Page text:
Green Life Smart Life is sourcing lumber, as well as exterior and interior building materials, from one of the most environmentally-conscious companies in the field, National Lumber Co. of Mansfield, Mass. You can read about National Lumber’s green initiatives here.
We spoke with Mike McDole, National Lumber’s vice president of sales, to learn what he thinks of our project, as well as green’s overall impact on his company’s business.
What do you think of the Green Life Smart Life Project to date? What interested National Lumber about the project?
We are very excited to be a part of it. The project has been moving along at a good pace, especially considering it is being built along the Rhode Island coast during winter.
Kudos to Bob Leonard and Mark Lubic of Merchant Construction for doing such a fine job. Credit also has to go to the homeowners, Kim and Joe. They did a tremendous amount of research and pre-planning prior to putting a shovel in the ground, which paid off once construction started. They had multiple pre-construction meetings with Tom Wickham, our Contractor Outside Salesperson covering South County (R.I.), to choose the various green building products they wanted to use in their project. As a result, the building materials were on the job site when needed, which helped keep the job flowing smoothly.
What really attracted us to this unique project, besides the fact that it is in my neighborhood, is that National Lumber is a huge supporter of green building and environmentally-friendly building practices throughout New England. We are a third-generation family-run business, and we care very much about smart building practices in all of the neighborhoods we service. In addition, Kim and Joe’s passion about building an environmentally-friendly home, and their knowledge of green products, also contributed to our extreme interest in this special project.
Where does National Lumber see green building going in the next five years?
It is estimated that green building products and services currently represent about $40 billion, a figure that is estimated to grow to $140 billion in 2013, with $90 billion of that in products alone. Several factors are contributing to this enormous growth. One, the public wants to be more environmentally-friendly. Two, an unprecedented level of government incentives are available. Three, there have been improvements in sustainable materials.
According to the EPA, buildings account for 39.4 percent of the total U.S. energy consumption, with residential structures accounting for 54.6 percent of that total. Also, building construction and demolition account for approximately 136 million tons per year, which is approximately 60 percent of all non-industrial waste generated in the U.S. Americans want to reduce their energy usage and their waste to protect the environment for not only themselves, but for many generations to come.
How is your company evolving to address green building?
National Lumber has been involved in green building practices for approximately five years now. We were the first lumber company in New England to be able to supply FSC (Forest Stewardship Council) Certified Lumber along with the Chain-of-Custody Certificate, which assures that the lumber comes from a responsibly managed forest. Even now, in February 2009, we are one of only four lumberyards in New England with FSC Certification and Chain-of-Custody Certificate; there are currently no lumberyards in Rhode Island with these credentials.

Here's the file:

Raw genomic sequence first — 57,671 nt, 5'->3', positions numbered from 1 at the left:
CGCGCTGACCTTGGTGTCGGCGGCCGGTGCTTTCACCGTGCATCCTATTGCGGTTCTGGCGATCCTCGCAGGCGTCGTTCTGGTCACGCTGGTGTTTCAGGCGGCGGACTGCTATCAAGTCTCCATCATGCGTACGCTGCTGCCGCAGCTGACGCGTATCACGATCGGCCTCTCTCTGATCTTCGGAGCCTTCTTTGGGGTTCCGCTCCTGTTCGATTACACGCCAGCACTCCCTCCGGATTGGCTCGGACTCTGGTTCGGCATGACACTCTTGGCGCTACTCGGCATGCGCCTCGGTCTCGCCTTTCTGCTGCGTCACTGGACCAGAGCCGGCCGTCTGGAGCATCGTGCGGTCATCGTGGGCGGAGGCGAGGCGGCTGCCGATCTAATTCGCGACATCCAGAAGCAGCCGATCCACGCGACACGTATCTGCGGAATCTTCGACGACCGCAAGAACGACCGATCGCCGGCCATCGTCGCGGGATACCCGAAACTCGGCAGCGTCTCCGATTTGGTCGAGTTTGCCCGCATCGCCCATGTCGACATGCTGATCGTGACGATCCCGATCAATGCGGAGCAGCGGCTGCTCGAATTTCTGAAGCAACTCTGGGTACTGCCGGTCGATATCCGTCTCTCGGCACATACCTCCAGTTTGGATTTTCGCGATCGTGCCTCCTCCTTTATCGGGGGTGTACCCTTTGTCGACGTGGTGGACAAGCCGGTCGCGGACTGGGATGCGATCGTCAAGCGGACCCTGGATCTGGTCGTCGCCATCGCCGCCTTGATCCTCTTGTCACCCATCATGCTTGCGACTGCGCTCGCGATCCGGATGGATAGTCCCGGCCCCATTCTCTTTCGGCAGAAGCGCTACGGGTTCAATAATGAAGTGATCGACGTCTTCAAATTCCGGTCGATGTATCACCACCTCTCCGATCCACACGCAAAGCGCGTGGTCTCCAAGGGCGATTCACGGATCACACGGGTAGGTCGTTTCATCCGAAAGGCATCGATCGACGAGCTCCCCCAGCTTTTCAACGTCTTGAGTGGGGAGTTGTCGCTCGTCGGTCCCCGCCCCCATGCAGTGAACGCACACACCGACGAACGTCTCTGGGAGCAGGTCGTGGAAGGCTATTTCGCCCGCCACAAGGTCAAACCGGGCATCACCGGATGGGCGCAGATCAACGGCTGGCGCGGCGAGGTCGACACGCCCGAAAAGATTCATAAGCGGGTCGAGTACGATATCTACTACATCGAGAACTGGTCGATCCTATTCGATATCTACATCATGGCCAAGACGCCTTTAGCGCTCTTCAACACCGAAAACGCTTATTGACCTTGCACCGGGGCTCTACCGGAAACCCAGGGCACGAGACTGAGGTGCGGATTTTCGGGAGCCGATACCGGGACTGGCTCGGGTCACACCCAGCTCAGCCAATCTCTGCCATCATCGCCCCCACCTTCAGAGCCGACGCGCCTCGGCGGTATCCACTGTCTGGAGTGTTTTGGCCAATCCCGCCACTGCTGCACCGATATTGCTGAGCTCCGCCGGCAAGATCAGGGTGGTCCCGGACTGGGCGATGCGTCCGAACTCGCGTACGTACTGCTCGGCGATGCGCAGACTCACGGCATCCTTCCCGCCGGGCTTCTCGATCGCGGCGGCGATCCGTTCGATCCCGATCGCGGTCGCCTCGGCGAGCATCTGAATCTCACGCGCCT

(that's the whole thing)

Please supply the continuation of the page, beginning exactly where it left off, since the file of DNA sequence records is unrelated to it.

In addition to the lumber, National Lumber partners up with building materials manufacturers who also are interested in green building. Such manufacturers are Andersen Windows, Marvin Windows, Boise Engineered Wood Products, Huber (Advantech & Zip System), SBC White Cedar Shingles, Owens-Corning Roof Shingles, kitchen cabinet manufacturers and more.
What challenges does National Lumber face in the evolution of green building?
The biggest challenge, I think, is “green-washing,” which is what corporations do to make themselves and their products look more environmentally-friendly than they really are. Real standards are needed that must be met before a company can call its products “green,” and right now, no real standards have been accepted by the construction industry. However, a few strong organizations such as LEED (Leadership in Energy and Environmental Design), US Green Building Council, and NAHB’s (National Association of Home Builders) Green Building Program are making a difference.
The second-biggest challenge is the fact that it is slightly more expensive to build green. However, I believe that the more green building there is, the cost spread will be reduced over time.
Do you think green building will ever dominate your business?
I don’t think green building will ever “dominate” our business, but I do believe it will continue to become a larger and larger percentage of our overall sales. I certainly could envision green building becoming 25 to 33 percent of our total lumber sales within the next five to seven years, which would certainly be significant.
Anything else you would like to add about the green building market or the Green Life Smart Life project?
We truly appreciate that Kim and Joe picked National Lumber Company to be their supplier of lumber, along with their exterior and interior building materials, on this unique and exciting project. We are very proud to be a part of it.
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